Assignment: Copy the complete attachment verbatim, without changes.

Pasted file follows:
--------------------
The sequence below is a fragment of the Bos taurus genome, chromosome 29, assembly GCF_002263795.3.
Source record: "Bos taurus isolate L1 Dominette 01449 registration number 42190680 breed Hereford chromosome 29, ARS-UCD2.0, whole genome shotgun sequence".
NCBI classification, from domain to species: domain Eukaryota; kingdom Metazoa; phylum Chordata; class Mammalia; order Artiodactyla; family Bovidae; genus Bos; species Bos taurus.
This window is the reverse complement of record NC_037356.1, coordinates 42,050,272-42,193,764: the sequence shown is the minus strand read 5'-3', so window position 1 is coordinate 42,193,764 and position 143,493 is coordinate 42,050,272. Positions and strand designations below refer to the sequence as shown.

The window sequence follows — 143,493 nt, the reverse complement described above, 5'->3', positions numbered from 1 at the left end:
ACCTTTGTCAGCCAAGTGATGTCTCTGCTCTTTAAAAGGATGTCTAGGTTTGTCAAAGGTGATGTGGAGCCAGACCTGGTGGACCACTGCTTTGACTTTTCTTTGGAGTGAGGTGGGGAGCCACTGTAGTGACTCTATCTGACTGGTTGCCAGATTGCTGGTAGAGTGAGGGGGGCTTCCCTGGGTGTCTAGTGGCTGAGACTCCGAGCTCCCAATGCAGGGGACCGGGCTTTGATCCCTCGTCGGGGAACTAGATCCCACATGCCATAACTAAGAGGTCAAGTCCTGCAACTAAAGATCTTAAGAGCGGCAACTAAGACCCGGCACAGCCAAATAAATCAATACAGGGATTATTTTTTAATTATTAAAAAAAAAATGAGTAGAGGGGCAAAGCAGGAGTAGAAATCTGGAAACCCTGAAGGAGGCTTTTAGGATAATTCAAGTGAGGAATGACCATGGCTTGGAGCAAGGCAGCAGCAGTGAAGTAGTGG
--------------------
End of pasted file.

The sequence below is a fragment of the Bos taurus genome, chromosome 29, assembly GCF_002263795.3.
Source record: "Bos taurus isolate L1 Dominette 01449 registration number 42190680 breed Hereford chromosome 29, ARS-UCD2.0, whole genome shotgun sequence".
NCBI classification, from domain to species: domain Eukaryota; kingdom Metazoa; phylum Chordata; class Mammalia; order Artiodactyla; family Bovidae; genus Bos; species Bos taurus.
This window is the reverse complement of record NC_037356.1, coordinates 42,050,272-42,193,764: the sequence shown is the minus strand read 5'-3', so window position 1 is coordinate 42,193,764 and position 143,493 is coordinate 42,050,272. Positions and strand designations below refer to the sequence as shown.

The window sequence follows — 143,493 nt, the reverse complement described above, 5'->3', positions numbered from 1 at the left end:
ACCTTTGTCAGCCAAGTGATGTCTCTGCTCTTTAAAAGGATGTCTAGGTTTGTCAAAGGTGATGTGGAGCCAGACCTGGTGGACCACTGCTTTGACTTTTCTTTGGAGTGAGGTGGGGAGCCACTGTAGTGACTCTATCTGACTGGTTGCCAGATTGCTGGTAGAGTGAGGGGGGCTTCCCTGGGTGTCTAGTGGCTGAGACTCCGAGCTCCCAATGCAGGGGACCGGGCTTTGATCCCTCGTCGGGGAACTAGATCCCACATGCCATAACTAAGAGGTCAAGTCCTGCAACTAAAGATCTTAAGAGCGGCAACTAAGACCCGGCACAGCCAAATAAATCAATACAGGGATTATTTTTTAATTATTAAAAAAAAAATGAGTAGAGGGGCAAAGCAGGAGTAGAAATCTGGAAACCCTGAAGGAGGCTTTTAGGATAATTCAAGTGAGGAATGACCATGGCTTGGAGCAAGGCAGCAGCAGTGAAGTAGTGG